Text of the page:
|US20030236386 *||Feb 24, 2003||Dec 25, 2003||Faler Gary R.||Methods for converting linear polyesters to macrocyclic oligoester compositions and macrocyclic oligoesters|
|US20040011992 *||Apr 7, 2003||Jan 22, 2004||Cyclics Corporation||Macrocyclic polyester oligomers and processes for polymerizing the same|
|US20040019177 *||Apr 30, 2003||Jan 29, 2004||Brugel Edward G.||Manufacture of certain cyclic ester oligomers|
|US20040054124 *||Jul 9, 2003||Mar 18, 2004||Brugel Edward G.||Copolymerization of cyclic ester oligomers|
|US20040106713 *||Nov 14, 2003||Jun 3, 2004||Avakian Roger W.||Use of additives in compounds containing macrocyclic poly(alkylene dicarboxylate) oligomers|
|US20040192879 *||Dec 19, 2003||Sep 30, 2004||Phelps Peter D.||Purification of macrocyclic oligoesters|
|US20040220334 *||Jun 3, 2004||Nov 4, 2004||Yi-Feng Wang||Blends containing macrocyclic polyester oligomer and high molecular weight polymer|
|US20040225058 *||Jun 3, 2004||Nov 11, 2004||Tohru Takekoshi||Intimate physical mixtures containing macrocyclic polyester oligomer and filler|
|US20050054809 *||Oct 31, 2003||Mar 10, 2005||Brugel Edward G.||Continuous bioreactor process for the preparation of polyester cyclic oligomers|
|US20050059768 *||Dec 19, 2003||Mar 17, 2005||Dion Robert P.||Polymerized macrocyclic oligomer nanocomposite compositions|
|US20050245676 *||Mar 14, 2005||Nov 3, 2005||Cyclics Corporation||Macrocyclic polyester oligomers and processes for polymerizing the same|
|US20060128935 *||Nov 9, 2005||Jun 15, 2006||Wilson Tam||Manufacture of macrocyclic polyester oligomers|
|US20060148044 *||Nov 9, 2005||Jul 6, 2006||Anna Panova||Enzymatic production of macrocyclic amide oligomers|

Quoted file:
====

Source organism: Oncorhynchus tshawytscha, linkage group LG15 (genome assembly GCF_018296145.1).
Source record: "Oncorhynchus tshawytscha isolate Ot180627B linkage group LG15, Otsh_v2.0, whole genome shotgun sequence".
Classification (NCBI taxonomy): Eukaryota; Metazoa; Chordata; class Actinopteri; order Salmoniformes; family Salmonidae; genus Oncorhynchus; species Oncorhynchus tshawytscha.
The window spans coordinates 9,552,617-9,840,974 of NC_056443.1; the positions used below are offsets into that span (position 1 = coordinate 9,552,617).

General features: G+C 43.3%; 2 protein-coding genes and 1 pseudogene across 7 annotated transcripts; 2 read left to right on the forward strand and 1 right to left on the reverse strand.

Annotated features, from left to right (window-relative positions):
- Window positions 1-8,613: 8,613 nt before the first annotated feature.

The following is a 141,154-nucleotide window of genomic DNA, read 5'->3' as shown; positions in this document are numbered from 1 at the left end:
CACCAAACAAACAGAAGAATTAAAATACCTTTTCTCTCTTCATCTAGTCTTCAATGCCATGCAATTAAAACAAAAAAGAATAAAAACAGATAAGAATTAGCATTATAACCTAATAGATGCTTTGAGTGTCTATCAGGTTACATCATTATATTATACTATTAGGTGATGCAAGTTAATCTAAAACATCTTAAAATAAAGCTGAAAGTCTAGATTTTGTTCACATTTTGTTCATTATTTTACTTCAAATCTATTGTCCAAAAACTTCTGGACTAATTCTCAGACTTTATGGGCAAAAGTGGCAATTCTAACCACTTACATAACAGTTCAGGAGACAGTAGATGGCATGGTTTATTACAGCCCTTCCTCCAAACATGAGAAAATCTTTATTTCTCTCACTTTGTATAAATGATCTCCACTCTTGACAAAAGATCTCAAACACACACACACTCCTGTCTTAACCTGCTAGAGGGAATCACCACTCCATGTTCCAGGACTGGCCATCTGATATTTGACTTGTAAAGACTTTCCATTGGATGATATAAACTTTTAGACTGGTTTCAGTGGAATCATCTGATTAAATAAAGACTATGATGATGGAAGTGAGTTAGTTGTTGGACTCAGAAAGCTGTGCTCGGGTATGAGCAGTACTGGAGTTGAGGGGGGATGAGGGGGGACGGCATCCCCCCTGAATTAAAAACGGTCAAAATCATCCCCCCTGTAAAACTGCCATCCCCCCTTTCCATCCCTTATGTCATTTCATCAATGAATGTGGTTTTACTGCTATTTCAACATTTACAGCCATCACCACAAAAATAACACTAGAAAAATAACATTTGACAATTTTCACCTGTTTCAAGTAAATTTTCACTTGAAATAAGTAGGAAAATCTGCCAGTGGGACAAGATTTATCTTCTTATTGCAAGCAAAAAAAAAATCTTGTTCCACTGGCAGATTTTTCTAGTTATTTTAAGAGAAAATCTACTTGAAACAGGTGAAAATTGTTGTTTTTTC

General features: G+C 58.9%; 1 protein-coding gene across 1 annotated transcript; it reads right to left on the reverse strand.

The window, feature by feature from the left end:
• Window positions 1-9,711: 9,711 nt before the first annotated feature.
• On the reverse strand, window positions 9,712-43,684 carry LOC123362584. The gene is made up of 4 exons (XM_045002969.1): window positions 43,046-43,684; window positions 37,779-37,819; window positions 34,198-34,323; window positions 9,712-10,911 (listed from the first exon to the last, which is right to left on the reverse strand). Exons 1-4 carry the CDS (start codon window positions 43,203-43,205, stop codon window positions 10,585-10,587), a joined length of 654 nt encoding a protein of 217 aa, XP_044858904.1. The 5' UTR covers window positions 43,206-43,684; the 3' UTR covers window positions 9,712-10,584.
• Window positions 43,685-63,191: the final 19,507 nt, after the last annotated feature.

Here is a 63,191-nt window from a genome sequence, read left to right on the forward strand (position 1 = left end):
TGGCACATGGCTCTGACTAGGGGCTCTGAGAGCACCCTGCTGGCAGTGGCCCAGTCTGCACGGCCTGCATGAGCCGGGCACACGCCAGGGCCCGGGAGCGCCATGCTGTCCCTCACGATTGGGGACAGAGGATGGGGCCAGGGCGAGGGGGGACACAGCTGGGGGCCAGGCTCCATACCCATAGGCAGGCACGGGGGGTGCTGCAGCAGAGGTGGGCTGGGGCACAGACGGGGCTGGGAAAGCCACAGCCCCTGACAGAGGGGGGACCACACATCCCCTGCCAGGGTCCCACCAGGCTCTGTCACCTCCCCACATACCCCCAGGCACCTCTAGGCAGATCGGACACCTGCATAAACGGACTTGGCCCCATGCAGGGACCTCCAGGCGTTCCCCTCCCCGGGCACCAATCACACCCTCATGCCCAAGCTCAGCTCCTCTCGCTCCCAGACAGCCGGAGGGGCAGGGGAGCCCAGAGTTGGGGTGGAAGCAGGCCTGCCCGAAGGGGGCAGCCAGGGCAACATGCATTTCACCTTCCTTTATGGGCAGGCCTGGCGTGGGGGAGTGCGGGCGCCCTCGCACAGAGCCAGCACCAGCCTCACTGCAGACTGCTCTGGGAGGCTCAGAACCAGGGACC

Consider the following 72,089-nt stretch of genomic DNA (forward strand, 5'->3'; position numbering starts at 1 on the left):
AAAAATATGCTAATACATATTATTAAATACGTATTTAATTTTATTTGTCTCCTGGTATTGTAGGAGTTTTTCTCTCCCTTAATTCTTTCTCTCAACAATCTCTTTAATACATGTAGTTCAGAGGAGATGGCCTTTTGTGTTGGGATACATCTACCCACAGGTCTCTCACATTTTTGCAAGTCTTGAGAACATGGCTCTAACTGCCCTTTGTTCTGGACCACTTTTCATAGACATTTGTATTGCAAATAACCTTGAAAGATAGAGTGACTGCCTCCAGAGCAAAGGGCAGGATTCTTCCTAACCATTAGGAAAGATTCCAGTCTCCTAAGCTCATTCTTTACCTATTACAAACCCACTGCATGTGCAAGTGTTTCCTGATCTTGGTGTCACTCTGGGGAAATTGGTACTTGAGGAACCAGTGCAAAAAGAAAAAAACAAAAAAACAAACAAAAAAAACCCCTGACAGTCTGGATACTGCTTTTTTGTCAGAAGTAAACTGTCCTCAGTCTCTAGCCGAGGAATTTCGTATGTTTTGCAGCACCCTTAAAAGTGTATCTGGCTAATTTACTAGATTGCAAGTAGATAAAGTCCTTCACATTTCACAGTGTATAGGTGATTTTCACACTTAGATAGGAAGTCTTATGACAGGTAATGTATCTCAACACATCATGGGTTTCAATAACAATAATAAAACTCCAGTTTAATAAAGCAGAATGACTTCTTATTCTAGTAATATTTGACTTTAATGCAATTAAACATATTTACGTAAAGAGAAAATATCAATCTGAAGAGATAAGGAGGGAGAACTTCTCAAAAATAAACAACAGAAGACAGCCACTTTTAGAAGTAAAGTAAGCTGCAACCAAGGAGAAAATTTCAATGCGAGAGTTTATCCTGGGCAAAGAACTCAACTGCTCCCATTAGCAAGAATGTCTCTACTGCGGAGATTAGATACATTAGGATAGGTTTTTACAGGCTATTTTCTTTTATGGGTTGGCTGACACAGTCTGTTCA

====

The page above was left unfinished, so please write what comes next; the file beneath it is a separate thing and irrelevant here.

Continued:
|US20060235185 *||Mar 24, 2006||Oct 19, 2006||Cyclics Corporation||Preparation of low-acid polyalkylene terephthalate and preparation of macrocyclic polyester oligomer therefrom|
|US20070021584 *||Jun 1, 2006||Jan 25, 2007||Dicosimo Robert||Enzyme-catalyzed process for the preparation of macrocyclic polyester oligomers|
|US20100120957 *||Jan 31, 2006||May 13, 2010||Cyclics Corporation||Processes for making copolymers using macrocyclic oligoesters, and copolymers therefrom|
|WO2001053379A1 *||Jan 19, 2001||Jul 26, 2001||Cyclics Corporation||Macrocyclic polyester oligomers and processes for polymerizing the same|
|WO2002098946A1 *||Jun 5, 2002||Dec 12, 2002||Cyclics Corporation||Copolyesters and polymerization of macrocyclic oligoesters|
|WO2003031059A2 *||Oct 4, 2002||Apr 17, 2003||Cyclics Corporation||Organo-titanate catalysts for preparing pure macrocyclic oligoesters|
|WO2003031059A3 *||Oct 4, 2002||Nov 20, 2003||Cyclics Corp||Organo-titanate catalysts for preparing pure macrocyclic oligoesters|
|WO2003031496A1 *||Jul 2, 2002||Apr 17, 2003||Cyclics Corporation||Block copolymers from macrocyclic oligoesters and dihydroxyl-functionalized polymers|
|WO2003080705A1 *||Mar 19, 2003||Oct 2, 2003||Cyclics Corporation||Catalytic systems|
|U.S. Classification||524/783, 528/491, 528/503, 528/279, 528/490|
|Aug 5, 1996||AS||Assignment|
Owner name: GENERAL ELECTRIC COMPANY, NEW YORK
Free format text: ASSIGNMENT OF ASSIGNORS INTEREST;ASSIGNORS:BRUNELLE, DANIEL J.;SERTH-GUZZO, JUDITH A.;REEL/FRAME:008176/0255;SIGNING DATES FROM 19960719 TO 19960801
|Jun 7, 1999||AS||Assignment|
Owner name: CYCLICS CORPORATION, MASSACHUSETTS
Free format text: ASSIGNMENT OF ASSIGNORS INTEREST;ASSIGNOR:GENERAL ELECTRIC COMPANY;REEL/FRAME:009996/0696
Effective date: 19990510
|Feb 23, 2001||FPAY||Fee payment|
Year of fee payment: 4
|Feb 28, 2005||FPAY||Fee payment|
Year of fee payment: 8
|Mar 2, 2009||REMI||Maintenance fee reminder mailed|
|Jun 18, 2009||SULP||Surcharge for late payment|
Year of fee payment: 11
|Jun 18, 2009||FPAY||Fee payment|
Year of fee payment: 12
|Dec 27, 2012||AS||Assignment|
Effective date: 20121227
Owner name: GOODWIN PROCTER LLP, MASSACHUSETTS
Free format text: NOTICE OF ATTORNEY S LIEN;ASSIGNOR:CYCLICS CORPORATION;REEL/FRAME:029548/0582
|Nov 13, 2013||AS||Assignment|
Effective date: 20130923
Free format text: ASSIGNMENT OF ASSIGNORS INTEREST;ASSIGNOR:CYCLICS CORPORATION;REEL/FRAME:031593/0606
Owner name: LIQUID THERMO PLASTICS, INC., WISCONSIN